1990s >> 1995 >> no-1089-may-1995
Book Review: The Party was for turning
The British Communist Party and the Trade Unions, 1933-45 by Nina Fishman (Scholar Press. 594 pages. £45.)
At the beginning of the period covered by this book, the Communist Party was committed to what amounted to an anti-trade union position; the “reformist” trade unions were denounced for betraying the workers who were urged to struggle for better conditions under the “independent leadership” of the Communist Party. In fact the Communist Party saw itself as a rival to the established trade unions and even to unofficial, rank-and-file ginger groups which they themselves did not control; they even set up two or three breakaway “red” unions. Needless to say. they made no headway with this policy.
According to Fishman, the Communist Party leaders Harry Pollitt and J.R. Campbell never really accepted this line and as soon as it was toned down by the Comintern in 1934 they pursued the policy of getting their members to work within and through the existing unions. CPers were urged to get themselves elected to union posts at all levels. As a result, by the time the war broke out they were well-established within the official unions as branch officers, shop stewards and full-time officials.
It is not too difficult to understand Fishman’s claim that “by 1938 any young man or woman whose shop floor experience impelled them towards militancy was attracted to the CP”. Nor is there any reason to doubt that CP shop stewards and union branch officers were not loyal trade unionists who really did want to fight the bosses and get a better deal for their fellow workers (even if they did have bizarre—very bizarre—ideas about Russia under Stalin being a workers’ paradise).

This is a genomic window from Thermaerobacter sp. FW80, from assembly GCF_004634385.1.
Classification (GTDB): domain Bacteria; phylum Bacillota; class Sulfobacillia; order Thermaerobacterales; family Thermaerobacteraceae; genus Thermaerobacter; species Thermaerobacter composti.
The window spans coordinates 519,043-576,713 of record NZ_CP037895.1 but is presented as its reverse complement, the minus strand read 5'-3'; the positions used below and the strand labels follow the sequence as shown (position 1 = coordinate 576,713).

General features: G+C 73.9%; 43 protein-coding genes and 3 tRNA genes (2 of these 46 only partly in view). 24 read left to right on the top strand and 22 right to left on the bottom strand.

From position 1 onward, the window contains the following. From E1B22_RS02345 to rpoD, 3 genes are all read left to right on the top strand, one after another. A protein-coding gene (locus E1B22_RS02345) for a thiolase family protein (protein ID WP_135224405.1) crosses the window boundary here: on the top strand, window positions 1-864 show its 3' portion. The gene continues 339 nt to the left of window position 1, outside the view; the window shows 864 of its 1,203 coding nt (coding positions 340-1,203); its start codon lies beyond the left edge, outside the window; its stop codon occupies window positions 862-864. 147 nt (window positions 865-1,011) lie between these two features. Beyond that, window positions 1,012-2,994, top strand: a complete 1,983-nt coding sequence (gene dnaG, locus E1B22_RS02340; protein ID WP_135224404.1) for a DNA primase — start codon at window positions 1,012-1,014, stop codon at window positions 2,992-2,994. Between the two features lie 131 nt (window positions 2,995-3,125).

What is more difficult to understand is why anyone initially attracted to the Communist Party by its trade union militancy would have stayed in it for any length of time, especially in view of what was to come: the notorious double U-turn on the war (first supporting it. then, on instructions from Moscow, opposing it. then, after the German invasion of Russia, supporting it again) and collaboration with employers in “joint-production committees” to reduce absenteeism, oppose strikes and get workers to work harder.
It remains true that the best Communist is an ex-Communist, at least one who continues to think in terms of furthering the interests of the working class and once they realised they had been duped about Russia. In fact quite a few of our past and present members came from such a background.